That's a bit on the brutally cynical side, but it shows the complete disconnect between the conspiracy-theorist type of gun supporters and, well, reality. They shouldn't spend time wasting about the government coming for their guns--if the government was really out to get these people, they'd be already dead.

kkollwitz said...

Given the choices,

b Overstates my worldview but ok.

b I have just never cared about how many guns, type of guns or whatever about guns anyone has, either my neighbors or not my neighbors. To me it's like how many books someone has and how big they are: a non-issue.

b Overstates my worldview but ok.

b Overstates my worldview but ok.

Pat said...

1. C/D.
2. C
3. C
4. I can't imagine the circumstances that would cause me to own a gun. Certainly not living in a dangerous neighborhood. The stats are against me there - that is, it would be more likely to injure me or my child than any criminal. I guess I would own a gun if our government and military complex collapsed.

Diamantina da Brescia, aka Gentillylace said...

1. C
2. D
3. A
4. Between C and D. I am terrified of using a gun -- I suspect that guns are more likely to be used in suicides, accidents or in crimes of passion than for protection against common criminals or the government.

Rebecca in ID said...

Diamantina, re: your last concern, I believe guns are used four times as often in self-defense as in the commission of a crime. I can try to check on that statistic if you'd like.

Rebecca in ID said...

Here: http://www.justfacts.com/guncontrol.asp

scroll down and check out the "crime and self-defense" section.

eulogos said...

Ok.
l. Mostly a. But if engaged in the subject, mostly b.
2. a. Don't own guns, but support the right of citizens to keep and bear arms. I think knowing what are "reasonable limits" would take more study than I have given to the subject. I think I am probably a fool and a wuss not to own a gun and know how to use it. (But, I am a wuss, and personally terrified of the damn things.)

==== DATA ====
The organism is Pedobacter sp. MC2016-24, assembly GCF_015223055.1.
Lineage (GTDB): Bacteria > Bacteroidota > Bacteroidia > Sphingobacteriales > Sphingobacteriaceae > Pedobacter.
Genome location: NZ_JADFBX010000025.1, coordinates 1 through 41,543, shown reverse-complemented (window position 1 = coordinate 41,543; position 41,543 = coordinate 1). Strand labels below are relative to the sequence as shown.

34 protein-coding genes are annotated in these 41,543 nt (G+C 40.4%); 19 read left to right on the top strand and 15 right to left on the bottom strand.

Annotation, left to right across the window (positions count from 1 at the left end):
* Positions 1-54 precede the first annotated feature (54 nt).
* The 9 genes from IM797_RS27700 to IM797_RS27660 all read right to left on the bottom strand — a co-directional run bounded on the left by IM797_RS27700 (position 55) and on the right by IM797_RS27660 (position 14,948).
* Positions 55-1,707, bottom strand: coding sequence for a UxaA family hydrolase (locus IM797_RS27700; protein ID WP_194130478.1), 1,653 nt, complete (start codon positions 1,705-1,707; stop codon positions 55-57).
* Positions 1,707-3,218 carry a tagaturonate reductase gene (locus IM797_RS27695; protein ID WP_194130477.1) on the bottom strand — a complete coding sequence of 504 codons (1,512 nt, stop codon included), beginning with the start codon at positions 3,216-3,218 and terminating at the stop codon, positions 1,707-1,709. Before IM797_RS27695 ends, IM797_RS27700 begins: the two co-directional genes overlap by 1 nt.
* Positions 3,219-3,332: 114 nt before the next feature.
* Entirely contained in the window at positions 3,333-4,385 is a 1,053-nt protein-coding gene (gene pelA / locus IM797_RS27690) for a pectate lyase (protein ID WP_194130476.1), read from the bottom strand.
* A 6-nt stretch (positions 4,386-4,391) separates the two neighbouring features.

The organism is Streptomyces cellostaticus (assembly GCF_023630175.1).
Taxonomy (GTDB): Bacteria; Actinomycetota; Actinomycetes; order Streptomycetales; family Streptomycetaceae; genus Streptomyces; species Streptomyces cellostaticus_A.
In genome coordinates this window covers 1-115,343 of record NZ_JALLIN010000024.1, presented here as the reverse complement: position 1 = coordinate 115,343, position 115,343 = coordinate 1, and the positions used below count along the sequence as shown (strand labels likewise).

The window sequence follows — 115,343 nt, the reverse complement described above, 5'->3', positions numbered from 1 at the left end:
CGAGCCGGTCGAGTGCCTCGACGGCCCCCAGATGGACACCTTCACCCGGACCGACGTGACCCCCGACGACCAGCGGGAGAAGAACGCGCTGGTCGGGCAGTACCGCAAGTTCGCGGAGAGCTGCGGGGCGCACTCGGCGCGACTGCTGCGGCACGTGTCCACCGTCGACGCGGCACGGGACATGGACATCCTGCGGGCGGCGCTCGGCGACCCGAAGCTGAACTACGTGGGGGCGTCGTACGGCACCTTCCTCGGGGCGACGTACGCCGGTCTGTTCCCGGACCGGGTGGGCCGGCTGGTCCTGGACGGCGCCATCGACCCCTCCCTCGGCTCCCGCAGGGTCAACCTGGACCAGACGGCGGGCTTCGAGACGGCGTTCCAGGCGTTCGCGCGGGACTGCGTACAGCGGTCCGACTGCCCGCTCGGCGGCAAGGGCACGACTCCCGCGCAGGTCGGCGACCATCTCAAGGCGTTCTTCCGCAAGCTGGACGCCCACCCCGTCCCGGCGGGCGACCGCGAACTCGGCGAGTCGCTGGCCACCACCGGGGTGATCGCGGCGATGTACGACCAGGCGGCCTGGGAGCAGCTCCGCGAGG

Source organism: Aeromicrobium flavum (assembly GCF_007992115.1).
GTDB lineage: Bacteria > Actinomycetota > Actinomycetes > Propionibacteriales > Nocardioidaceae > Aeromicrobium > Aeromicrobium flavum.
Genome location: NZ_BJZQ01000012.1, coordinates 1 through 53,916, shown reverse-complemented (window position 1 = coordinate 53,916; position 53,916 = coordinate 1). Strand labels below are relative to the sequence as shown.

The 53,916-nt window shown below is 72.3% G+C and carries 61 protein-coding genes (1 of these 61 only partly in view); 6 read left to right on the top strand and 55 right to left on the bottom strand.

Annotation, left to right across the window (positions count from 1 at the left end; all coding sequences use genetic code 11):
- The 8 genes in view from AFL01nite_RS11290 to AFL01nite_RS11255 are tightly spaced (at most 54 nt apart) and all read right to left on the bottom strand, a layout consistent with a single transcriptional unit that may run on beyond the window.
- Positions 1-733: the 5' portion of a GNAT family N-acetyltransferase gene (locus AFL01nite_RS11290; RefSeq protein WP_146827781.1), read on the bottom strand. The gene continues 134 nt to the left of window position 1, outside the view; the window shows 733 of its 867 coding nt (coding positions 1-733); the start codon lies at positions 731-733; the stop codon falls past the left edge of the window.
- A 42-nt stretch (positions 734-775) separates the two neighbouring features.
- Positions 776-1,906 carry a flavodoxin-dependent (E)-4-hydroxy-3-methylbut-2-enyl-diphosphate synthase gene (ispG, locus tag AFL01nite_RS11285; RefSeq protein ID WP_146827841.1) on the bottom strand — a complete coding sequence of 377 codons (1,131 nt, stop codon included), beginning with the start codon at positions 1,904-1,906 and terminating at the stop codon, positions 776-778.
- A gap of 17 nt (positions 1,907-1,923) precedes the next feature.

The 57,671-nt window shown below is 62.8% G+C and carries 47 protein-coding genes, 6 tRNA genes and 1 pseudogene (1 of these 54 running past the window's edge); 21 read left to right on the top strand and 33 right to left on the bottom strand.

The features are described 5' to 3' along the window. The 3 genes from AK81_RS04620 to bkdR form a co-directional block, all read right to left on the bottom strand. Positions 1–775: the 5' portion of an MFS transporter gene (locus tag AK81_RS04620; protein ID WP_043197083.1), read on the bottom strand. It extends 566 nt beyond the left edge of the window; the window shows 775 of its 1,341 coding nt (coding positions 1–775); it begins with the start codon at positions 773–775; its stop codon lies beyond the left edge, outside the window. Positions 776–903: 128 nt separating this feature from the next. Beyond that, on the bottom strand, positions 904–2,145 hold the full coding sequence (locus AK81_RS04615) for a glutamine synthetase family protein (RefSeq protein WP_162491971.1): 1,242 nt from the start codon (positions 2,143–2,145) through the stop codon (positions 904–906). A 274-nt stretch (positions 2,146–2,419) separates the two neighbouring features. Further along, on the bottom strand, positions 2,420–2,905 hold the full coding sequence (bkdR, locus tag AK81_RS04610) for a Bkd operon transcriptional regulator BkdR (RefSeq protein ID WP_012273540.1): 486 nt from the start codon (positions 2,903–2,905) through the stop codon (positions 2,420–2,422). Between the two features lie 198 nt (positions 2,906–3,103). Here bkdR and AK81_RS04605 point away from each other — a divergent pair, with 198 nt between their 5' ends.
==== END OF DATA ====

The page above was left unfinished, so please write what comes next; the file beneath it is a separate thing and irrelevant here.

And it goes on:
3. You are not including any comments to choose from a moderate pro-gun position. I agree with "disgustingly opportunistic" but I don't think it is the right sort of direction, and I incline somewhat in the direction of b.
4. Certainly c, probably not a, but do very much enjoy the venison provided by hunting friends, and I have some suspicions in the direction of b. If not the government, then against lawless men in a time of economic collapse. I think owning a gun for such an eventuality would be prudent. But I am not sure that at 62 I can learn to use one safely. My husband, at 65, says his eyes are too bad. But I would wish for supportive younger neighbors who do have guns!

You did realize, didn't you that the language of your survey is not balanced, and that you make people who want to own guns for one of the main reasons we have a second amendment, sound like nuts?
Susan Peterson

Rebecca in ID said...

"You did realize, didn't you that the language of your survey is not balanced, and that you make people who want to own guns for one of the main reasons we have a second amendment, sound like nuts?"

LOL, I kinda thought so too. :)

Diamantina da Brescia, aka Gentillylace said...

Rebecca, thanks. I looked at the Justfacts.com webpage you referred me to. It was quite enlightening. It also had statistics about firearm accidents, but not suicides by firearms (which is what I am the most worried about, to tell the truth).

KC said...

I was going to answer, but Tony answered completely for me. I agree with each and every one of his answers.

In Texas, you can carry now, John Thayer Jensen, you couldn't when that shooting happened (in the neighboring town). There are places where you cannot carry but they try very hard to let you know.